In recent years, both the House and the Senate have passed nearly identical bills to strengthen federal law to combat hate crimes. However, this measure has yet to become law. We strongly urge the 110th Congress to pass the Local Law Enforcement Enhancement Act, which would remove unnecessary obstacles to federal prosecution of hate crimes and permit federal involvement in the prosecution of bias-motivated crimes based on the victim’s gender, gender identity, sexual orientation, or disability. This expansion is critical in order to protect members of these groups from this most egregious form of discrimination.

(6) Prohibit Employment Discrimination Based on Sexual Orientation

More needs to be done on a federal level to eliminate workplace discrimination based on sexual orientation and gender identity. In 34 states, it is perfectly legal to fire someone based on his or her sexual orientation, and in 44 states on the basis of gender identity. This remains true even though polls consistently show that the public strongly supports anti-discrimination protections for these communities. Congress should enact the Employment Non-Discrimination Act (ENDA), a modest and sensible proposal that will help ensure that all Americans are treated fairly in the workplace.

(7) End Racial Profiling

In 2003, the Department of Justice issued guidance which bans federal law enforcement officials from engaging in racial profiling. It is past time for Congress to act to end this discredited practice nationwide by prohibiting the use of racial profiling by state and local law enforcement agencies and requiring data collection to monitor the government’s progress toward eliminating profiling. The DOJ guidance was a good first step, but Congressional action is needed to “end racial profiling in America,” as President Bush has pledged to do.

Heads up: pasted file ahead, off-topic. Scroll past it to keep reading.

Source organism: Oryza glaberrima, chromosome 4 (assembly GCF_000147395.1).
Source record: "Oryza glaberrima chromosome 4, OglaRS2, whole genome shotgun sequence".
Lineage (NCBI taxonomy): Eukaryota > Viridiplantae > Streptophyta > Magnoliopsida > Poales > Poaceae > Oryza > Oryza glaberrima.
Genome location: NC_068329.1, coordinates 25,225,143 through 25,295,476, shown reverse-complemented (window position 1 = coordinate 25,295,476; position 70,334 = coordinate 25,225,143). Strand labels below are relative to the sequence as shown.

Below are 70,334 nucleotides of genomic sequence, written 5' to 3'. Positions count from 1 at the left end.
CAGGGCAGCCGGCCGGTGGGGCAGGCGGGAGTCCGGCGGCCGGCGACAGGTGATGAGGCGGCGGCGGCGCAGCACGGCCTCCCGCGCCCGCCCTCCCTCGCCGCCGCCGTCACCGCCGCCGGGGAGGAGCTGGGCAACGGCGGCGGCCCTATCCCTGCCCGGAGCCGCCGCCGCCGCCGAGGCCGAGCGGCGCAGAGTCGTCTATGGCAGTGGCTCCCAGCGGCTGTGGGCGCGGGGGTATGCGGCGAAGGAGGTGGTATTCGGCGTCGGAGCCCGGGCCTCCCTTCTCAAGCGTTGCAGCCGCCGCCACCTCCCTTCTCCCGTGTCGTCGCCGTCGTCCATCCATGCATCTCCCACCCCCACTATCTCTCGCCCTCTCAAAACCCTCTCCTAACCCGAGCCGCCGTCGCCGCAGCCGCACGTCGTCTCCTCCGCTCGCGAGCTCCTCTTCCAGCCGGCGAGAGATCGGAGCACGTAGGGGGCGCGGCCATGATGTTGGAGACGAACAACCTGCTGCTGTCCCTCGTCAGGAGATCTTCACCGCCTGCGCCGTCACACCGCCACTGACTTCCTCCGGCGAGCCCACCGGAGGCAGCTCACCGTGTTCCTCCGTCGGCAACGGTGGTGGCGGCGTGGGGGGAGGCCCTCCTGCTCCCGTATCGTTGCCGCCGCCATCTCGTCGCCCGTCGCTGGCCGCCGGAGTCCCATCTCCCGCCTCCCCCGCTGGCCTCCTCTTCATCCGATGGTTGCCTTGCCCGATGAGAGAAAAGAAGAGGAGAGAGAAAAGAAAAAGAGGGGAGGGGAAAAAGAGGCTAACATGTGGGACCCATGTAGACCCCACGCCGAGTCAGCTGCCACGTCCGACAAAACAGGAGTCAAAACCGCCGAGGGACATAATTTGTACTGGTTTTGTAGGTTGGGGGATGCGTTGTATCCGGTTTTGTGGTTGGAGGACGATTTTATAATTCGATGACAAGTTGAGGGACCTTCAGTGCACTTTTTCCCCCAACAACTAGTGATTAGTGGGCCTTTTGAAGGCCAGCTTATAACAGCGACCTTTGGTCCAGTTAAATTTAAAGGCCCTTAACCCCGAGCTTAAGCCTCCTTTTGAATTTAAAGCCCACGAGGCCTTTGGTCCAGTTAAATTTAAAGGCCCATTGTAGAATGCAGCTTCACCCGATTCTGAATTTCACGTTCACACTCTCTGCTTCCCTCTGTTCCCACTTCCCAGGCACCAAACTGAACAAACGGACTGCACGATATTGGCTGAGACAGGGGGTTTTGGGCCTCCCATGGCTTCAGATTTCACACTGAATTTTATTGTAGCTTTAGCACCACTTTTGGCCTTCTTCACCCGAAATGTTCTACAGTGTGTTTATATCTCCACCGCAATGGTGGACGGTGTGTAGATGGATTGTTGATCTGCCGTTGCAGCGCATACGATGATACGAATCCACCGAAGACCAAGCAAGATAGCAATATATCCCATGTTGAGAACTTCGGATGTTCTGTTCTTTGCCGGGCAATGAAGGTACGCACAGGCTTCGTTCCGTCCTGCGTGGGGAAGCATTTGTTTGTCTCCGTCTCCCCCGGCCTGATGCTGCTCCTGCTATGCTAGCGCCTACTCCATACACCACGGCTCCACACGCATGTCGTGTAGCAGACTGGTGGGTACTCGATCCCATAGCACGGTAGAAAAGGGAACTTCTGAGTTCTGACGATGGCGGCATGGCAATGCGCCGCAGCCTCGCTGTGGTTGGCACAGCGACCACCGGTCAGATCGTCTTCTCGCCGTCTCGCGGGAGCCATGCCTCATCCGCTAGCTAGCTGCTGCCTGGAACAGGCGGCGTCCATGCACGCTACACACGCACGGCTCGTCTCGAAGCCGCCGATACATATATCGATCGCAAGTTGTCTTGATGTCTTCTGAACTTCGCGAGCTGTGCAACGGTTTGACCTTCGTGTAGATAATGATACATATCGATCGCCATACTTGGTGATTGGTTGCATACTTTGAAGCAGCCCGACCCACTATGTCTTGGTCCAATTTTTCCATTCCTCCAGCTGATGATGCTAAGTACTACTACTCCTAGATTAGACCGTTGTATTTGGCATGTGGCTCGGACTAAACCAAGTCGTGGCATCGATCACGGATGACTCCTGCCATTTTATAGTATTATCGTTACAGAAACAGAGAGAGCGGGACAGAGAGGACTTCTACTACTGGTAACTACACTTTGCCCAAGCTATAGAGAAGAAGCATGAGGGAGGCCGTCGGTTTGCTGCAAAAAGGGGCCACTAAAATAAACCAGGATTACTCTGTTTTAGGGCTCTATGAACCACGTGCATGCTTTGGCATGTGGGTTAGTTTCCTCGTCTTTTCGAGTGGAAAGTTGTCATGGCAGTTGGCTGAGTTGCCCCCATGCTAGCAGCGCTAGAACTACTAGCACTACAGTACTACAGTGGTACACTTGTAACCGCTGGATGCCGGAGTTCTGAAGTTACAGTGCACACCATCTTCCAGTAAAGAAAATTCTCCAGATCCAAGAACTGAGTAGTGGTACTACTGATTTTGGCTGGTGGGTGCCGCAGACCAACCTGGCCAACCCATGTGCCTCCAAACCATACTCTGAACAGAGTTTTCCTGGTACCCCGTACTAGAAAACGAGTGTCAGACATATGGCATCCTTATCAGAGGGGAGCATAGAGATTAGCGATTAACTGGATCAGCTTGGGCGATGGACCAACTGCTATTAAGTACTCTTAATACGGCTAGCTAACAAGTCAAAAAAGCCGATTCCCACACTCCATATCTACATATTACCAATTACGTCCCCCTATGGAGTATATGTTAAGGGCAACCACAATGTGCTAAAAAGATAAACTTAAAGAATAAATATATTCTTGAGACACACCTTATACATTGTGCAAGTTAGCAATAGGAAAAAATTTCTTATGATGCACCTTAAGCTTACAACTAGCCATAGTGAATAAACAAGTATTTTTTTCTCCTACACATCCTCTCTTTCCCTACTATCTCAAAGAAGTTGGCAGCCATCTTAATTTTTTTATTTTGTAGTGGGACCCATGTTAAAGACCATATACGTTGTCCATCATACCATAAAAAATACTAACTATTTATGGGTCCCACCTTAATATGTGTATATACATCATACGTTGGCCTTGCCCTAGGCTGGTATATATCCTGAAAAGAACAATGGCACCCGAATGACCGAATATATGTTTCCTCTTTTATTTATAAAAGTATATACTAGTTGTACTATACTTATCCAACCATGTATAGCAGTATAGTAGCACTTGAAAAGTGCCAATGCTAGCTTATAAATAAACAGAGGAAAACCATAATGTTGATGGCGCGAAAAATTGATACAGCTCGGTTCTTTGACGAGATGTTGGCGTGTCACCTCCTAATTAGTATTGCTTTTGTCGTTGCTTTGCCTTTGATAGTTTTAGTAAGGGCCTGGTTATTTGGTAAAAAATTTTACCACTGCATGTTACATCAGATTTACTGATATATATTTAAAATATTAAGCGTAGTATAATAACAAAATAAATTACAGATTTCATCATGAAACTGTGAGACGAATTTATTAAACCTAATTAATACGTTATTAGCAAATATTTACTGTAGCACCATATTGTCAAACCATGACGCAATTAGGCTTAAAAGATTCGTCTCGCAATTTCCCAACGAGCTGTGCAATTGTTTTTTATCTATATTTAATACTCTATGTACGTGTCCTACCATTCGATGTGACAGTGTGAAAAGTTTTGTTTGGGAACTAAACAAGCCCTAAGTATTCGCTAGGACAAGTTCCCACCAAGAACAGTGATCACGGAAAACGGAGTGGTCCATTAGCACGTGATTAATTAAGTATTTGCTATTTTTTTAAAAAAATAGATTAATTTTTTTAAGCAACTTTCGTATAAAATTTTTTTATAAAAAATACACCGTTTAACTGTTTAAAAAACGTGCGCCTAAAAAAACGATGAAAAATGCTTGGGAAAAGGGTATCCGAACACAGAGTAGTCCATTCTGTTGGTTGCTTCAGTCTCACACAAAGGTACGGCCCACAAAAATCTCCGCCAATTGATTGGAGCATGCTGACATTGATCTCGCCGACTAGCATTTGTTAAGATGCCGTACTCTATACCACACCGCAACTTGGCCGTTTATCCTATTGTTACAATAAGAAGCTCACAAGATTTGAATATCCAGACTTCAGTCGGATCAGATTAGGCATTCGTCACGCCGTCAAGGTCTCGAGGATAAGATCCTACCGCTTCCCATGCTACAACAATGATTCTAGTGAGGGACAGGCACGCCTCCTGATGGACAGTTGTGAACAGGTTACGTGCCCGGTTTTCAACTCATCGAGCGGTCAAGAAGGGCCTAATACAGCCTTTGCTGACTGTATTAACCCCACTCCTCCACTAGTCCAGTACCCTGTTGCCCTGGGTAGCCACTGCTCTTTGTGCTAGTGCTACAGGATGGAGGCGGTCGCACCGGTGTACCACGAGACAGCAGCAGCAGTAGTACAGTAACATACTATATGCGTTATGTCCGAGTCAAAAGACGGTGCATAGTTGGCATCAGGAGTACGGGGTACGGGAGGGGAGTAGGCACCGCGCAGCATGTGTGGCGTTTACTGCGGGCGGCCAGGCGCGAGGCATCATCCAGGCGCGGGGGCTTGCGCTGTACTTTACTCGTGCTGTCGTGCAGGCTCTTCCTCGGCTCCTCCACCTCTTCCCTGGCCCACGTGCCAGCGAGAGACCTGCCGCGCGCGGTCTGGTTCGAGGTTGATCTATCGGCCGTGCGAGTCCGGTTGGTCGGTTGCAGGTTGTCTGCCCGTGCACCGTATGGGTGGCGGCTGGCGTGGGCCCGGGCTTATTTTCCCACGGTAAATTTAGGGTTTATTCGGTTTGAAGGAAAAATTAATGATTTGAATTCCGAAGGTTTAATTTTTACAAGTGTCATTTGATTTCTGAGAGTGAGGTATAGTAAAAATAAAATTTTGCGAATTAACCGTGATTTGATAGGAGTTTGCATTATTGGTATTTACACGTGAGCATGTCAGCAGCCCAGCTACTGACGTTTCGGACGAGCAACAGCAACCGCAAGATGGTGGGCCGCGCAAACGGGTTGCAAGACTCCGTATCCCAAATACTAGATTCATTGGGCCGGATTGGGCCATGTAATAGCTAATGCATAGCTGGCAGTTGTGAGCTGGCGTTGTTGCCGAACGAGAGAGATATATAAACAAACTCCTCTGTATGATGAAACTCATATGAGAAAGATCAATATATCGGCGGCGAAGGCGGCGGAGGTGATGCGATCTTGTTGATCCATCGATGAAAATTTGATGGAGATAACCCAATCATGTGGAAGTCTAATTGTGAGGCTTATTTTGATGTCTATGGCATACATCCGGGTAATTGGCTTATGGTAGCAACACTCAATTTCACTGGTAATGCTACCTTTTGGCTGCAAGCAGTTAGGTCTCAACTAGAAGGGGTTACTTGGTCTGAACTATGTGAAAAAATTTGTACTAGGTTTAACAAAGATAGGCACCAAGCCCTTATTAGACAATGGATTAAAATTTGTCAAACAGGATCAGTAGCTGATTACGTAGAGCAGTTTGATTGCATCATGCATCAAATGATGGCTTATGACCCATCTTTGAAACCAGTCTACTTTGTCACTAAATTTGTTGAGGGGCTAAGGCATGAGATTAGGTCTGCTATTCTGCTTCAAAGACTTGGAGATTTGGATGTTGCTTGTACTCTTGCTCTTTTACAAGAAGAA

(8) Voting Rights and Electoral Reform

As evidenced by the 2006 election, our nation continues to face both old and new barriers to ensuring the right of all Americans to vote and to have their votes count. While there are many improvements Congress should make to our nation’s electoral systems, it should start by improving the security of voting systems, providing better standards for the use of provisional ballots, and ensuring that the Department of Justice is fully and vigorously enforcing the provisions of the Voting Rights Act.

(9) Provide Voting Representation for D.C. Residents

The right to vote for those who make and enforce laws – the antidote to “taxation without representation” – is the most important right that citizens have in any democracy. Yet D.C. residents have long been deprived of this right. While they must pay federal income taxes, register for selective service, and serve on federal juries, U.S. citizens who live in D.C. have no voice in the laws that govern these matters, or over any other federal legislation. Congress must provide D.C. residents with fair and effective representation.